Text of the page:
Sofía Solís, scholar, discusses her study and analysis of the work of Nahm B. Zenil, currently part of The Mexican Museum's online exhibitions.
Nahum B. Zenil is a Mexican artist who often uses his own self-portrait as the principal model for a cultural critical interpretation of Mexico, especially concerning homosexuality and mestization. Zenil was born in 1947 in the state of Veracruz. In 1959, he enrolled at the Escuela Nacional de Maestros in Mexico City, from which he graduated in 1964. It was during this period in which Zenil became interested in painting. He later entered the Escuela Nacional de Pintura y Escultura in Mexico City in 1968. He is also one of the founding members of the Semana Cultural Gay, which occurs yearly at the Museo Universitario del Chopo. His art is often compared to that of Frida Kahlo, in which the self becomes the principal object of their paintings letting the viewer discover the artists as individuals as well as the broader social and cultural contexts in which they lived through the medium of self-portraiture.
Sofía Solís obtained their Doctor of Philosophy from Autonomous University of Barcelona, authoring the PhD dissertation De indio y española: mestizo. La pintura de Nahum B. Zenil: identidad nacional e identidad sexual. Solís is a researcher at the Communication Department of the Autonomous University of Aguascalientes, Mexico. They have developed different post-doctoral projects in Mexico (UAA, UAM-Xoc), Slovakia (Academy of Performative Arts, Slovak Academy of Sciences) and Latvia (Academy of Latvian Culture) linked to the cross-cutting study of cinema and gender, and has published articles relating to feminist film theory and decolonial thinking in audiovisual media.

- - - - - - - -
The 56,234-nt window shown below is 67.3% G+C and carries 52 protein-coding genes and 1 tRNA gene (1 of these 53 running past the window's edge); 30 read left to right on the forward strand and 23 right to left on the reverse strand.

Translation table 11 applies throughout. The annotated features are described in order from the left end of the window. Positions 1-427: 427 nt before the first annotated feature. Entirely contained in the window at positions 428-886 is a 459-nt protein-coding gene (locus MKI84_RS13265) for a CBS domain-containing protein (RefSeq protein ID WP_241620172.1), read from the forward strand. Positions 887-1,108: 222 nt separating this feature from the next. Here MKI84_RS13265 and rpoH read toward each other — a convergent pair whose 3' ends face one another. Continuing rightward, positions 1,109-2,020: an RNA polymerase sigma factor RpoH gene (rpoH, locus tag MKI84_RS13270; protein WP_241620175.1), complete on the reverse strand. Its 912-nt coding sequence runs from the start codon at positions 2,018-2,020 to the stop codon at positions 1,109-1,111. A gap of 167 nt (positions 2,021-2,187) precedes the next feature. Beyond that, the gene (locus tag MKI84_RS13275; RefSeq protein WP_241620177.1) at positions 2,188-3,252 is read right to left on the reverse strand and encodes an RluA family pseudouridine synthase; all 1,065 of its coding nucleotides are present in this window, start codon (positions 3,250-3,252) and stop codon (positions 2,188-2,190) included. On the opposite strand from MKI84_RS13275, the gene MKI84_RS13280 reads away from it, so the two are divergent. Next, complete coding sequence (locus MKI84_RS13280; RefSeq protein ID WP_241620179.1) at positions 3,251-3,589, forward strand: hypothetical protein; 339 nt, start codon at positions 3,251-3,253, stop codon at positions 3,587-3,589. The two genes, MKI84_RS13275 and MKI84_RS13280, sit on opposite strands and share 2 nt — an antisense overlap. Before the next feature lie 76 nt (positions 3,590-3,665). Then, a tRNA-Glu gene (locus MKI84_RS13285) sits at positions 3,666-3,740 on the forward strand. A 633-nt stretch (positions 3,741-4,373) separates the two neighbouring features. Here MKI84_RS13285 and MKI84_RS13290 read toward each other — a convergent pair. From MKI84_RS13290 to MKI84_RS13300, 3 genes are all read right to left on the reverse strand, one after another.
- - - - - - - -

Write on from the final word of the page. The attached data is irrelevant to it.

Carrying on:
Solís' interpretation not only analyzes the artist's work from the context of Mexican nationalism, but also includes a genealogy of the homosexual movement in Mexico. Solís' thesis is that "the pictorial work of Nahum B. Zenil jeopardizes the discursive harmony that has held national identity and sexual identity attached to the traces of the nationalist plane." According to the author, the constant reiteration of the homosexual desire that can be seen in Zenil's work displaces the monolithic vision of the existing gender norm in the country.
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